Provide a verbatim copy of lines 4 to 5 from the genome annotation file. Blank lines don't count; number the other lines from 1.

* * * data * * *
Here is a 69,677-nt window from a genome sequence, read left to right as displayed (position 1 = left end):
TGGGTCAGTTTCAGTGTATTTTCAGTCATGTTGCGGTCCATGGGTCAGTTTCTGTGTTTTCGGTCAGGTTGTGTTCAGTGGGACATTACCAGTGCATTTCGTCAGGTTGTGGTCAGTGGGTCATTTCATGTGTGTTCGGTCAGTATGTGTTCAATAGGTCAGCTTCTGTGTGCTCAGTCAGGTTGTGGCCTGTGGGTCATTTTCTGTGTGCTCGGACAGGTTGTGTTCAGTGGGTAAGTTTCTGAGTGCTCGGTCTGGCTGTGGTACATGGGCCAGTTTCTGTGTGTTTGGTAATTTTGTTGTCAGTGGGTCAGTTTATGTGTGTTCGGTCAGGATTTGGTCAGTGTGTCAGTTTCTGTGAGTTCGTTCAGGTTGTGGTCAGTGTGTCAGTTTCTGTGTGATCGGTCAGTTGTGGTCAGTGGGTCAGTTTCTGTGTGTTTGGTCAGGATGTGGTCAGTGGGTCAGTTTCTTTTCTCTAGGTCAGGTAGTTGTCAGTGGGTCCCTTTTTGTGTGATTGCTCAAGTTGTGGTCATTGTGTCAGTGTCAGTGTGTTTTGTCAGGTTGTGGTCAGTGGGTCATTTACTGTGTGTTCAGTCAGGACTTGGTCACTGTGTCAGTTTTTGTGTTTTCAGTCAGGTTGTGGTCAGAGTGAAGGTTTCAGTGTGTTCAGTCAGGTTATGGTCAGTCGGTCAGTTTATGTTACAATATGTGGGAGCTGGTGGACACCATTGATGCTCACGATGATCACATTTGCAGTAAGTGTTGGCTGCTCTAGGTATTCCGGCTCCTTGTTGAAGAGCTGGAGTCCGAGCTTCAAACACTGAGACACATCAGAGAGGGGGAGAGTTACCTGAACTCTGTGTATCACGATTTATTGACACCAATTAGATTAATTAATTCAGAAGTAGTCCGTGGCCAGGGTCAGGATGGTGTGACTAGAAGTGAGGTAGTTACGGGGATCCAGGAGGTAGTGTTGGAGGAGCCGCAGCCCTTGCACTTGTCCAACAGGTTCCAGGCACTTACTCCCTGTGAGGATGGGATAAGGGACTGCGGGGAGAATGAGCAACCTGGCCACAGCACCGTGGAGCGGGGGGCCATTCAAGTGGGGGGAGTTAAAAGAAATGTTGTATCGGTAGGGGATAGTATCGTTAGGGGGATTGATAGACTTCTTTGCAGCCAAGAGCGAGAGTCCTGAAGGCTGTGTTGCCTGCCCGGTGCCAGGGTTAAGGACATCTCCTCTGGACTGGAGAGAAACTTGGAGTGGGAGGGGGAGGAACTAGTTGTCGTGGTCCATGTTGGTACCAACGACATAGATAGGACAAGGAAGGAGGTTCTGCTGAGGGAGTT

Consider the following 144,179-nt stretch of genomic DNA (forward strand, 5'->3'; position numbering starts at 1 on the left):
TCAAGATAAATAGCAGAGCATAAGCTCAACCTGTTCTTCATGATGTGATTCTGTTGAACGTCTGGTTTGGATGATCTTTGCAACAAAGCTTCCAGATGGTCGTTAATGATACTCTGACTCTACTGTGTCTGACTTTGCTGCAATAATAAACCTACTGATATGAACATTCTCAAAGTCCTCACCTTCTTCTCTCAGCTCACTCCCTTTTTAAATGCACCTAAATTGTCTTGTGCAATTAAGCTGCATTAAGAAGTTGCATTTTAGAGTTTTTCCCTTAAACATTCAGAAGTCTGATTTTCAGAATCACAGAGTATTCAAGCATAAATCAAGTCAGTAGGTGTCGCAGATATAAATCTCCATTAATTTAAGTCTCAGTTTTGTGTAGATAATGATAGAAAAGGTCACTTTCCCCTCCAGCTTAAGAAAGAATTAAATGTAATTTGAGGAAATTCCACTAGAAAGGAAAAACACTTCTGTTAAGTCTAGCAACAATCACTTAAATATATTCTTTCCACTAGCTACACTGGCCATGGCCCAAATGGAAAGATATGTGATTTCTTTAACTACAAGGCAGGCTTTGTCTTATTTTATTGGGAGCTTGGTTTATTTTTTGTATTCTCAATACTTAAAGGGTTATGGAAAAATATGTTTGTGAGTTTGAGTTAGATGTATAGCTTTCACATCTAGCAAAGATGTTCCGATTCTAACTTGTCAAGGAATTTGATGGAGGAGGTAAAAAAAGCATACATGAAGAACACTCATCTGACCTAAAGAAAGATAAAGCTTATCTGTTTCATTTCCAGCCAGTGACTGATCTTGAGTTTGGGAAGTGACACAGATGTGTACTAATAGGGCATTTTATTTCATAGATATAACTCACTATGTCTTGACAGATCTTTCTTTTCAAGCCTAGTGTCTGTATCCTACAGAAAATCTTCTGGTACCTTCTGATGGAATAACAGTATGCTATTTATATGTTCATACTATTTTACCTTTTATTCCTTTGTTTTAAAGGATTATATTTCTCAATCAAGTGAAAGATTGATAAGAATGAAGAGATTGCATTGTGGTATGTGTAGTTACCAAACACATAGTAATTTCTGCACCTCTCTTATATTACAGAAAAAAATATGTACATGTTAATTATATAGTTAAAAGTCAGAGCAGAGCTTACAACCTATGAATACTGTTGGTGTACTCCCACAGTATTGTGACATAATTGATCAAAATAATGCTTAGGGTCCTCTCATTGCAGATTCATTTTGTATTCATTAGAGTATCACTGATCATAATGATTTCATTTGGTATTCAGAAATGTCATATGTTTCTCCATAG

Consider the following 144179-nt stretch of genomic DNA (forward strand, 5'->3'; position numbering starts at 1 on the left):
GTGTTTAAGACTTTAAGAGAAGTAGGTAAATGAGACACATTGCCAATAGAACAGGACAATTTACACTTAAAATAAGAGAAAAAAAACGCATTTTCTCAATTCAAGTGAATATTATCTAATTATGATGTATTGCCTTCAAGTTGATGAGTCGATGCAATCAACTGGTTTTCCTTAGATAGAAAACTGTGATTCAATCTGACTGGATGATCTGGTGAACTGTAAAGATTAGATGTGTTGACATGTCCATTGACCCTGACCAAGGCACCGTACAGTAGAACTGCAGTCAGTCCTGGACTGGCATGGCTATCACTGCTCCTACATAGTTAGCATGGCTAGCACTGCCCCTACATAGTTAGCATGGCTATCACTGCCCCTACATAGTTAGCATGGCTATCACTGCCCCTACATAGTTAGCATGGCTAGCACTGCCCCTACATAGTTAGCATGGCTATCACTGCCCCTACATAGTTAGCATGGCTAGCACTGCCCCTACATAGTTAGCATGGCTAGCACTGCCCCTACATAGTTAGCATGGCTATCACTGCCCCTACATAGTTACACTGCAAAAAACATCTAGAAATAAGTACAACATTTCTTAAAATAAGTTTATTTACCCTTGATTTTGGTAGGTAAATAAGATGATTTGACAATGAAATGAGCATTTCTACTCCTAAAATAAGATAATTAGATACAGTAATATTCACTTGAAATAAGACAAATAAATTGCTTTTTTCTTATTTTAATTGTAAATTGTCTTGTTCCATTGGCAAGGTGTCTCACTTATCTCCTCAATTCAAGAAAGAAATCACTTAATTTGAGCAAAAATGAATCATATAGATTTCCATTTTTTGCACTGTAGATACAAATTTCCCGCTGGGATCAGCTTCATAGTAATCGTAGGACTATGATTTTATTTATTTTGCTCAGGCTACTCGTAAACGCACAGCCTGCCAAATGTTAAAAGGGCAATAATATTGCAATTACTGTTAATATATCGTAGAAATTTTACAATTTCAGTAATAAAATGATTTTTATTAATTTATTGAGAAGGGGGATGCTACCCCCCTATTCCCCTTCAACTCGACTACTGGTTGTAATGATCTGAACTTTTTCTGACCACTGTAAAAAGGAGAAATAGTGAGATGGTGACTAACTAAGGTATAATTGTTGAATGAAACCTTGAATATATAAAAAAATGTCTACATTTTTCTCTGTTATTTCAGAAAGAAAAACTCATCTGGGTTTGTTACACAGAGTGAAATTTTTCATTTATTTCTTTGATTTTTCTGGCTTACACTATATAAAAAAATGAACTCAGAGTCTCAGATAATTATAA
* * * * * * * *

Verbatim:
TCAAGATAAATAGCAGAGCATAAGCTCAACCTGTTCTTCATGATGTGATTCTGTTGAACGTCTGGTTTGGATGATCTTTGCAACAAAGCTTCCAGATGGTCGTTAATGATACTCTGACTCTACTGTGTCTGACTTTGCTGCAATAATAAACCTACTGATATGAACATTCTCAAAGTCCTCACCTTCTTCTCTCAGCTCACTCCCTTTTTAAATGCACCTAAATTGTCTTGTGCAATTAAGCTGCATTAAGAAGTTGCATTTTAGAGTTTTTCCCTTAAACATTCAGAAGTCTGATTTTCAGAATCACAGAGTATTCAAGCATAAATCAAGTCAGTAGGTGTCGCAGATATAAATCTCCATTAATTTAAGTCTCAGTTTTGTGTAGATAATGATAGAAAAGGTCACTTTCCCCTCCAGCTTAAGAAAGAATTAAATGTAATTTGAGGAAATTCCACTAGAAAGGAAAAACACTTCTGTTAAGTCTAGCAACAATCACTTAAATATATTCTTTCCACTAGCTACACTGGCCATGGCCCAAATGGAAAGATATGTGATTTCTTTAACTACAAGGCAGGCTTTGTCTTATTTTATTGGGAGCTTGGTTTATTTTTTGTATTCTCAATACTTAAAGGGTTATGGAAAAATATGTTTGTGAGTTTGAGTTAGATGTATAGCTTTCACATCTAGCAAAGATGTTCCGATTCTAACTTGTCAAGGAATTTGATGGAGGAGGTAAAAAAAGCATACATGAAGAACACTCATCTGACCTAAAGAAAGATAAAGCTTATCTGTTTCATTTCCAGCCAGTGACTGATCTTGAGTTTGGGAAGTGACACAGATGTGTACTAATAGGGCATTTTATTTCATAGATATAACTCACTATGTCTTGACAGATCTTTCTTTTCAAGCCTAGTGTCTGTATCCTACAGAAAATCTTCTGGTACCTTCTGATGGAATAACAGTATGCTATTTATATGTTCATACTATTTTACCTTTTATTCCTTTGTTTTAAAGGATTATATTTCTCAATCAAGTGAAAGATTGATAAGAATGAAGAGATTGCATTGTGGTATGTGTAGTTACCAAACACATAGTAATTTCTGCACCTCTCTTATATTACAGAAAAAAATATGTACATGTTAATTATATAGTTAAAAGTCAGAGCAGAGCTTACAACCTATGAATACTGTTGGTGTACTCCCACAGTATTGTGACATAATTGATCAAAATAATGCTTAGGGTCCTCTCATTGCAGATTCATTTTGTATTCATTAGAGTATCACTGATCATAATGATTTCATTTGGTATTCAGAAATGTCATATGTTTCTCCATAG

Consider the following 144179-nt stretch of genomic DNA (forward strand, 5'->3'; position numbering starts at 1 on the left):